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The rise of Lobster in the British supermarket

The Telegraph published an article about the rise of lobster in the UK supermarkets. Lobster is no longer a rare luxury treat or restricted to the wealthy in fine dining, but the rise of the discount supermarket combined with a bumper season in Canada has seen prices fall and the Canadian lobster imports to the UK rise from 1,900 tonnes in 2009 to 2,600 tonnes in 2014.  Prices in the UK supermarkets are now going for as little at £5.99 (CAD$9.33) for a whole lobster. It’s hard to say whether this will have a positive impact for both consumers and fishermen in the long term. Depressed prices make life difficult for the fishermen, especially when you have a limited quota per boat that restricts their income regardless of the market price.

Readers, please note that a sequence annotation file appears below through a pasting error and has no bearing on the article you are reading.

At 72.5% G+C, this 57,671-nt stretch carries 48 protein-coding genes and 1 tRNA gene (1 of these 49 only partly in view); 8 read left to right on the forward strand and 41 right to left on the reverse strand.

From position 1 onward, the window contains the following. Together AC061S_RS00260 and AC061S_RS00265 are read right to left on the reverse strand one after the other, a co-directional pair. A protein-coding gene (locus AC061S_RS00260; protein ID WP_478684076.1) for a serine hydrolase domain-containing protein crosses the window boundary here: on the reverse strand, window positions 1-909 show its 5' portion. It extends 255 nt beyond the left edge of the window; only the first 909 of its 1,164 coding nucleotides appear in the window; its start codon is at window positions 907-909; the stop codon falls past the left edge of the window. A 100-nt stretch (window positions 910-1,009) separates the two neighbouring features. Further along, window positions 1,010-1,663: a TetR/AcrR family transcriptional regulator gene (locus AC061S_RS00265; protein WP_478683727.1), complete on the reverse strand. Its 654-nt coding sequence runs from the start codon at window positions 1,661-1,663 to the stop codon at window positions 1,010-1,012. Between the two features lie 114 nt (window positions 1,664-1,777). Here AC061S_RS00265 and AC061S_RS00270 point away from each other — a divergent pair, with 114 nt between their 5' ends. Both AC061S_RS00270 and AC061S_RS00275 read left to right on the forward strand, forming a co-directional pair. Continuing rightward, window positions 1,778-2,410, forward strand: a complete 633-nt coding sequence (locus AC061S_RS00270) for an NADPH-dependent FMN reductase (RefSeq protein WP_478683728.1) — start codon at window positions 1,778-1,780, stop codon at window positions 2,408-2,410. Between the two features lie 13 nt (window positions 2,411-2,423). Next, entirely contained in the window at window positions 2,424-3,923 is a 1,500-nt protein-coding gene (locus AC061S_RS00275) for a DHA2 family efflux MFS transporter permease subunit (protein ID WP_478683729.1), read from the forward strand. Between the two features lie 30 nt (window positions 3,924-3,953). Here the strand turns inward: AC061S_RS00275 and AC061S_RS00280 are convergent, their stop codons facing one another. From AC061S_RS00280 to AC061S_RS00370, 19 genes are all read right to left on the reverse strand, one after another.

Lobster cooked at home

More people eating lobster is no bad thing though and ultimately fishing is a commodity, so prices rise and fall with demand and supply.  It might then become a question of marketing and branding to achieve higher prices, no different than say New Zealand lamb or Alaskan Salmon.  Consumers will differentiate products as their knowledge increases and their tastes become more discerning.  It’s been a tough few years for lobster fishermen in Atlantic Canada and the NE United States, but as the Telegraph article makes clear. The British fishermen have been savvy enough to differentiate the local lobster from the much greater and cheaper imports, so perhaps it’s time for a rethink on other side of the Atlantic?

Interesting Fact: Whilst serving with the New Zealand Army in Afghanistan a few years back, my very first meal there was lobster! Not sure where the lobster came from though…

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